Math By the Colors
Just as we wouldn’t think of watching a black and white TV, using just one color marker or teaching with a monochrome computer, graphing calculators are best when they have color screens to tell the story of numbers. It started last year with Casio’s FX-CG10 Prizm and now Texas Instruments introduces its Nspire CX, a calculator that best mixes hardware with software.
Based on TI’s Nspire line of monochrome calculators, the CX is surprisingly small and thin at 7.5 by 3.4 by 0.6 inches thick. In fact, it’s significantly smaller and lighter than the monochrome Nspire Handheld and slightly narrower and taller than Casio’s Prizm color calculator. There’s also a CAS version of the Nspire calculator with a color screen.
At 10 ounces, though, the CX is 2-ounces heavier than the Prizm.. The extra heft is noticeable, particularly when holding it in your hand to do tedious calculations. Like the TI-80 family, the CX includes a snap on cover to protect the screen and keys.
Both the CX and Prizm have startlingly bright 3.2-inch screens that show 65,000 colors and make monochrome displays seem murky and hard to read by comparison. The CX’s 320 by 240 resolution is second best compared to the Prizim’s more detailed 216 by 384 resolution display, but its squarer shape works better for graphing.
Inside the CX is a powerful ARM processor along with 64MB of memory and 100MB of storage space. Like so many other calculators, there’s no provision for using an SD card to add more storage space or import items. You can transfer data between calculators and a computer with the CX’s USB connector and included cable.
Key to its success is TI’s OS 3.0 software. The CX relies on hierarchical drop down menus that make it seem more like a handheld computer and less like a calculator. My experience with a 13 year old is that students will immediately get it and learn its nooks and crannies as if it were the newest cell phone.
The center of attention is the ScratchPad, where there’s the choice between calculating and graphing. The former has a simple line by line approach while the latter requires either entering the points or a function to plot. The screen can accommodate many different graphs in a variety of colors but at about five plots the small screen gets crowded.
The CX’s input keys will be familiar to users of TI’s earlier Nspire and TI-80 series graphing calculators, although there are several significant differences. On top of a few new keys, there’s a wonderfully useful touchpad for moving an arrowhead around on the screen. While the CX has its touchpad front row center, just below the screen, the Prizm’s touchpad is over on the side, much smaller and more awkward to use.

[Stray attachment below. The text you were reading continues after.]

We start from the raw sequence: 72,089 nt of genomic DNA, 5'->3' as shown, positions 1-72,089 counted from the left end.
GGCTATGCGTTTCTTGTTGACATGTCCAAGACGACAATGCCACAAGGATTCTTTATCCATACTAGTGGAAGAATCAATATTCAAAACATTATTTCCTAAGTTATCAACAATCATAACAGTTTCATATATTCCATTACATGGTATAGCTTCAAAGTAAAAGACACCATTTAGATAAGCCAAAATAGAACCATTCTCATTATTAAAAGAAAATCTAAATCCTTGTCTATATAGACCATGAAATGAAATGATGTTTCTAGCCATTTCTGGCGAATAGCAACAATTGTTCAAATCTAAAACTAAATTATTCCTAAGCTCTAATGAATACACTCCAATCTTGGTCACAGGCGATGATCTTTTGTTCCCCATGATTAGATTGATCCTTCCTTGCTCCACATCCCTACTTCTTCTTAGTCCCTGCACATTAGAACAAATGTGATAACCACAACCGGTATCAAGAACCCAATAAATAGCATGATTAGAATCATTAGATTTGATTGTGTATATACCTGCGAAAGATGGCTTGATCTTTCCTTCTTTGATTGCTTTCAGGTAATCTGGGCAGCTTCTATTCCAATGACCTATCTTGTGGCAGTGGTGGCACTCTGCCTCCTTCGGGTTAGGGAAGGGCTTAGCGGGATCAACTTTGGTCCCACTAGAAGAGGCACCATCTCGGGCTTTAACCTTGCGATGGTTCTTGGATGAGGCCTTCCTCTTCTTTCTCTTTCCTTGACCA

There are dedicated keys for everything from the basic arithmetic operators and calling up trigonometry functions to pi and e. Many keys do double duty and there’s an alphanumeric keyboard below with the critical x, y, and z variables highlighted in white. Everything is easily handled with one hand, but it favors those adept at finger typing on their smart-phones. In fact, an add-on mini keyboard might those struggling to use the calculator’s keypad.
It picks up where the 80 series leaves off and can use many of the accessories that schools have invested in. It can connect with TI’s WiFi adapters as well as a variety of Vernier electronic sensors for performing physics labs.
The system stands out from the crowd in its ability to create and work with a variety of documents. In fact, with a little prep work, nearly an entire lab can be put together on the CX calculator. That’s because it has a built-in spreadsheet program for recording data and can work with documents that are then transferred to a computer for final work and submission. Alternatively, a variety of in-class and homework can be set up on the calculators for the kids to work with, fill out and digitally turn in.
A big step forward in making math more visual was the Prizm’s ingenious ability to overlay graphs over photos so that the pitch of a roof might illustrate an equilateral triangle or the suspension cables on a bridge might be used to show a hyperbolic function. The CX can do this as well, but because its screen is squarer, you can often use more of the picture and there’s less wasted screen space.
The CX can take a student from Pre-Algebra through Trigonometry, Geometry, Pre-calculus and Statistics all the way to AP Calculus. It’s been approved for most high-school tests, including SAT, PSAT/NMSQT, ACT, AP, IB and Praxis. I love the Press-to-Test feature that in a second gets the calculator ready for an exam.
As is the case with earlier TI devices, the calculator is just the part of the iceberg that’s visible. Under the surface, each CX comes with a copy of the TI-Nspire Student Software, which puts the keypad layout and screen onto a PC or Mac computer. It’s perfect for demonstrating a procedure on a projector or having kids do calculator homework without an actual calculator.
On top of that, TI has a huge downloadable library of lesson plans, assignments, videos and teaching suggestions for using the Nspire calculator. In addition to guides for teaching biology, chemistry and physics, there are ones for math. In fact, TI has just released a slew of chemistry, physics and biology-themed material for its calculators available on the company’s FaceBook page.
A big bonus for schools wanting to do away with throw-away batteries is the CX’s rechargeable battery pack. It takes a couple hours to charge and will power the calculator for about two weeks of intensive use.
After using the calculator for several weeks and exploring its intricacies, I’m here to say that this is one powerful device. If I’d had it when I was a high schooler, I might have been a better student.
+ Thin and Small
+ Great color screen
+ Works with documents and images
+ Can use all accessories